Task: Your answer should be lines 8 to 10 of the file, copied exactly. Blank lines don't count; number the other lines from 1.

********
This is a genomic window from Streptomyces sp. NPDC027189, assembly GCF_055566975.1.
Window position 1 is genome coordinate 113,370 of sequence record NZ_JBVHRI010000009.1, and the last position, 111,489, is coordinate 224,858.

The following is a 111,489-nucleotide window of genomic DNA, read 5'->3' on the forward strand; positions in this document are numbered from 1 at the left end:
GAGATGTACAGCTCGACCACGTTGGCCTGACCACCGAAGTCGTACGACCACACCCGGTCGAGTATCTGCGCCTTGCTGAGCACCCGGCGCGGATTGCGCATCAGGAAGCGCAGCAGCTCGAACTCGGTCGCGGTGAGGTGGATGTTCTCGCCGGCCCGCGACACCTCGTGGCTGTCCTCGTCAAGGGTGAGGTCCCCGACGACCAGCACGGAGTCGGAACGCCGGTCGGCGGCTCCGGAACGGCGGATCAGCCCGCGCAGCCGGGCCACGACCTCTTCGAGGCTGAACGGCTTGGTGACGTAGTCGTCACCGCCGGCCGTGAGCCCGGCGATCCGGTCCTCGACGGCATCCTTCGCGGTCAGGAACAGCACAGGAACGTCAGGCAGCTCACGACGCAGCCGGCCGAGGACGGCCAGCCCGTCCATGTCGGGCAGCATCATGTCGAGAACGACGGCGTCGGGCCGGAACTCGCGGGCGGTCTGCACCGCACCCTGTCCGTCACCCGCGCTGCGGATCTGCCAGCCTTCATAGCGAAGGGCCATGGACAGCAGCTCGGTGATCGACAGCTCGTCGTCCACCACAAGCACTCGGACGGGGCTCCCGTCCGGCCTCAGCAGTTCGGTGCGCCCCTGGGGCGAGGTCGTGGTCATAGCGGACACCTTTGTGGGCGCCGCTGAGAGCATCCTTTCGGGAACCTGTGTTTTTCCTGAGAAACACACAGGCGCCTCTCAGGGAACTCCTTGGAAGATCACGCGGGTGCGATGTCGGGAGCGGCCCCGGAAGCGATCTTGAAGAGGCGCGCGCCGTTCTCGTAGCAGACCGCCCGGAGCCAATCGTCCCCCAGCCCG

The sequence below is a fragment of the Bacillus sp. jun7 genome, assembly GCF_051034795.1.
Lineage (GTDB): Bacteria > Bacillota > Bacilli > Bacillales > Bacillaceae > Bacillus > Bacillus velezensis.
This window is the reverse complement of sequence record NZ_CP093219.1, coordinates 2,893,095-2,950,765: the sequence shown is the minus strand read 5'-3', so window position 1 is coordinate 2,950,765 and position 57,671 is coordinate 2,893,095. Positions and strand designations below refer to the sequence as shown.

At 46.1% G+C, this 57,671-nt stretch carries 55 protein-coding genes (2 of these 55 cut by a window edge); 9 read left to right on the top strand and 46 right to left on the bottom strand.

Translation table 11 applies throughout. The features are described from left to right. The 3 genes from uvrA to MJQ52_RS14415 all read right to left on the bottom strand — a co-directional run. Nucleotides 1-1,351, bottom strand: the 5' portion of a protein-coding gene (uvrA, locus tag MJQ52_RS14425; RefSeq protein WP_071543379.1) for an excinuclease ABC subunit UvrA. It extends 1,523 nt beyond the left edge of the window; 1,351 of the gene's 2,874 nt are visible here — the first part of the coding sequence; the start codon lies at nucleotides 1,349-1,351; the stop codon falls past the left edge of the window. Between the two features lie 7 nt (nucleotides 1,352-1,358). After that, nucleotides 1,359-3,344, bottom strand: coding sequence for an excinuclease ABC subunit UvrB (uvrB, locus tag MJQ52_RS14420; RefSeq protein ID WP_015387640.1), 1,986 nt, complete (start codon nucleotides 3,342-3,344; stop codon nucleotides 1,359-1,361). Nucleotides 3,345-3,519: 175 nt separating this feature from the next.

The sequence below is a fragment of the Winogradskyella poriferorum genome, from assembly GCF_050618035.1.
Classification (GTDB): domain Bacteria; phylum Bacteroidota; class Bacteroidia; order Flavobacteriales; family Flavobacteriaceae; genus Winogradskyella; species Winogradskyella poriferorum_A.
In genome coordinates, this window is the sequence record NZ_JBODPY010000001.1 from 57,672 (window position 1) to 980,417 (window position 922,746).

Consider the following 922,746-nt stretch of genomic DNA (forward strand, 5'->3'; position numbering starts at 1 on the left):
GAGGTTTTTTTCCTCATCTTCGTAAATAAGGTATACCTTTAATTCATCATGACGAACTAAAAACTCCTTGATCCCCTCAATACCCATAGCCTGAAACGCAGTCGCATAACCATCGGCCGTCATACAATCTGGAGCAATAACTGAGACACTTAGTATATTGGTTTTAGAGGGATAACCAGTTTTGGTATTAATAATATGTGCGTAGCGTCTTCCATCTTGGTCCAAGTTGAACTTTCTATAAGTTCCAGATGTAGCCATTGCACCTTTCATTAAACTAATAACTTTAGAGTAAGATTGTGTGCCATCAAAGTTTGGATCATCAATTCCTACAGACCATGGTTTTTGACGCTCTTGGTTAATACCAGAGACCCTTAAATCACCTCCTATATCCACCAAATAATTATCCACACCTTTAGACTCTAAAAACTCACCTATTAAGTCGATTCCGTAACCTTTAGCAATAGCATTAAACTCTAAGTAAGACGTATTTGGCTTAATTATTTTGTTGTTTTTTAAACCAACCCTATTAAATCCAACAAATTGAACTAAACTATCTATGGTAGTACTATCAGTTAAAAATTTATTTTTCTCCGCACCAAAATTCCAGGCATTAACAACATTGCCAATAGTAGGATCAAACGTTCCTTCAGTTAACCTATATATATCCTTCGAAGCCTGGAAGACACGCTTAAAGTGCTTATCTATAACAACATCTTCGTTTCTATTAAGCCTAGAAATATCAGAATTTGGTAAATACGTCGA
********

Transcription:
At 46.1% G+C, this 57,671-nt stretch carries 55 protein-coding genes (2 of these 55 cut by a window edge); 9 read left to right on the top strand and 46 right to left on the bottom strand.

Translation table 11 applies throughout. The features are described from left to right. The 3 genes from uvrA to MJQ52_RS14415 all read right to left on the bottom strand — a co-directional run. Nucleotides 1-1,351, bottom strand: the 5' portion of a protein-coding gene (uvrA, locus tag MJQ52_RS14425; RefSeq protein WP_071543379.1) for an excinuclease ABC subunit UvrA. It extends 1,523 nt beyond the left edge of the window; 1,351 of the gene's 2,874 nt are visible here — the first part of the coding sequence; the start codon lies at nucleotides 1,349-1,351; the stop codon falls past the left edge of the window. Between the two features lie 7 nt (nucleotides 1,352-1,358). After that, nucleotides 1,359-3,344, bottom strand: coding sequence for an excinuclease ABC subunit UvrB (uvrB, locus tag MJQ52_RS14420; RefSeq protein ID WP_015387640.1), 1,986 nt, complete (start codon nucleotides 3,342-3,344; stop codon nucleotides 1,359-1,361). Nucleotides 3,345-3,519: 175 nt separating this feature from the next.

The sequence below is a fragment of the Winogradskyella poriferorum genome, from assembly GCF_050618035.1.